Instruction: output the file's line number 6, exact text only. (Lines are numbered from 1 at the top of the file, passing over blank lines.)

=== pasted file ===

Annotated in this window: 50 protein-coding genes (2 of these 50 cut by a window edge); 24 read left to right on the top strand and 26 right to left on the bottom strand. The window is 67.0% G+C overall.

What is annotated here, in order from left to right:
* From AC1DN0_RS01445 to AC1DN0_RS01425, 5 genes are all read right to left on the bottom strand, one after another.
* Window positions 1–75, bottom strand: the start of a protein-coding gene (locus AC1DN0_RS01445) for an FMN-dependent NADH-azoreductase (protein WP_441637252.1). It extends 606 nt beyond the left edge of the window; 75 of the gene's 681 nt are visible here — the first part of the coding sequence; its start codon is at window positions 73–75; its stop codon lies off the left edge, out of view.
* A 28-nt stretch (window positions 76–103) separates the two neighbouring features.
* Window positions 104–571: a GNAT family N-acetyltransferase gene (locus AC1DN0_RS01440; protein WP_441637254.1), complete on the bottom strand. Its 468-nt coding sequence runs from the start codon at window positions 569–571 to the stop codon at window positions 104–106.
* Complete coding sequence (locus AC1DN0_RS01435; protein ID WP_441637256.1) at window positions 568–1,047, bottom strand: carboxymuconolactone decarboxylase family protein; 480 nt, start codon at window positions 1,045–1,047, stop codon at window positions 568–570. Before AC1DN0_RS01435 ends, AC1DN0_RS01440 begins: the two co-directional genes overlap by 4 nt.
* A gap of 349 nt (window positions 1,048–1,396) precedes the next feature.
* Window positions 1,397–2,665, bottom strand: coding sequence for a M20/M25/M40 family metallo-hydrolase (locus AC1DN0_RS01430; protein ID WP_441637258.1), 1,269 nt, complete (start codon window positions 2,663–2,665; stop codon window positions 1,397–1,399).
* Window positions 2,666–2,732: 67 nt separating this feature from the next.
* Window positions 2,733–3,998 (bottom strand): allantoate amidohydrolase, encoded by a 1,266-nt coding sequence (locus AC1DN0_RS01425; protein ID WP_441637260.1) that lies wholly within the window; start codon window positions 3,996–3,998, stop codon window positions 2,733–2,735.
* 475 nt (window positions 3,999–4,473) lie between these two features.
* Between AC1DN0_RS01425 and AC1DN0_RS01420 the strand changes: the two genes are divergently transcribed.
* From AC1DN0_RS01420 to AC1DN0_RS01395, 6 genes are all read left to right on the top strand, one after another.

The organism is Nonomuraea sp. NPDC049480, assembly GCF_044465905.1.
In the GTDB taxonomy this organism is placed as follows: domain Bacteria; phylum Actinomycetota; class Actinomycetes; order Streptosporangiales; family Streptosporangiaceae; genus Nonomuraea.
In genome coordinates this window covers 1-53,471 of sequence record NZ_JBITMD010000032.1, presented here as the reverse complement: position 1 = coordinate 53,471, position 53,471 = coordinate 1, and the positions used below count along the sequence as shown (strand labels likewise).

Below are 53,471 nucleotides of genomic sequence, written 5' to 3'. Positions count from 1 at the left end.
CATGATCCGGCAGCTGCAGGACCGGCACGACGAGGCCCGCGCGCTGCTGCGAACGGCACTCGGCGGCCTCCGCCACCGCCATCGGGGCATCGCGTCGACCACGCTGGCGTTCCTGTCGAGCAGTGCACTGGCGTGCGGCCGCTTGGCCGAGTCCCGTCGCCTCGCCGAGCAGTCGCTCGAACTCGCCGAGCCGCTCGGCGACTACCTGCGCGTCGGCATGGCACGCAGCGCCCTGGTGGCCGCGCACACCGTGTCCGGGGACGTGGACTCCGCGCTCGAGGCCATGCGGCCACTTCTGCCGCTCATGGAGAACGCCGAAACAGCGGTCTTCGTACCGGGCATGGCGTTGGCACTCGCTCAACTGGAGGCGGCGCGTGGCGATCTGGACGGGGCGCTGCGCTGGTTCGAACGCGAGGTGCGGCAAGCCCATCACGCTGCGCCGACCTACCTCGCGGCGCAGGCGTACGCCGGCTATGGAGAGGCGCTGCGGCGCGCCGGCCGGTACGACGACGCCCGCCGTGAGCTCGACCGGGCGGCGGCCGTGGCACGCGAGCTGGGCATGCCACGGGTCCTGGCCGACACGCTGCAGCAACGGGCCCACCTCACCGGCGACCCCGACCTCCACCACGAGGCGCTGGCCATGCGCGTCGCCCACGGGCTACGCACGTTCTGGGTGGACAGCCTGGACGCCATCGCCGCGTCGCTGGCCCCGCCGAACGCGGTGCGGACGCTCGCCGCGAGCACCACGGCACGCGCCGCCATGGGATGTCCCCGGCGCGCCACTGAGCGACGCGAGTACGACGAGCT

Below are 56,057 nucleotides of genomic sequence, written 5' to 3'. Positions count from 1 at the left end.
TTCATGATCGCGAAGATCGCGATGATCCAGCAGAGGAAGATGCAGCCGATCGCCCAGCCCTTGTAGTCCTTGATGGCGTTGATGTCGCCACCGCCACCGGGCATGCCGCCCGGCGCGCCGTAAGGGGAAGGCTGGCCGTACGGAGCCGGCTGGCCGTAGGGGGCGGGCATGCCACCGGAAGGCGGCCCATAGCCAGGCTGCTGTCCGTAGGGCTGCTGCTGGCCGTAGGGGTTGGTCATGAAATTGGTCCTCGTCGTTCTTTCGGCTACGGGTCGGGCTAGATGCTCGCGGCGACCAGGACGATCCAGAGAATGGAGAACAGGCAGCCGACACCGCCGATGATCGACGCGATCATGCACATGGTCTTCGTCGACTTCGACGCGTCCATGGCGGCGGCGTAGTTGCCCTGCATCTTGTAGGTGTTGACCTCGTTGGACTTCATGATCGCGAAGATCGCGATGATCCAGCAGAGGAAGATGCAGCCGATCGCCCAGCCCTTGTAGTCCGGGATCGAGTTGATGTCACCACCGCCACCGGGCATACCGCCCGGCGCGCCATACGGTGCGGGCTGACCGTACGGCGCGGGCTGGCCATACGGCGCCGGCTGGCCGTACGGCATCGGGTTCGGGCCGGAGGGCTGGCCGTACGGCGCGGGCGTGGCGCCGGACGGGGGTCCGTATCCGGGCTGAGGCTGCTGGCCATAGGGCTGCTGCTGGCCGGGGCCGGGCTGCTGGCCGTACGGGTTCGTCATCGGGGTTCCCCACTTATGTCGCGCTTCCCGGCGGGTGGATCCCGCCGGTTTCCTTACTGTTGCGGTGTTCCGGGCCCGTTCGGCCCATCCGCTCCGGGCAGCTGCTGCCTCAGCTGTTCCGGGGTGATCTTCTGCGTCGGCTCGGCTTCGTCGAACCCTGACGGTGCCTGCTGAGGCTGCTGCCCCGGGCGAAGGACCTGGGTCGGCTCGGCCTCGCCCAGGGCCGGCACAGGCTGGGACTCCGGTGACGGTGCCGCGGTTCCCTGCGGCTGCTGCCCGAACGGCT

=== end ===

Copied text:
* Window positions 104–571: a GNAT family N-acetyltransferase gene (locus AC1DN0_RS01440; protein WP_441637254.1), complete on the bottom strand. Its 468-nt coding sequence runs from the start codon at window positions 569–571 to the stop codon at window positions 104–106.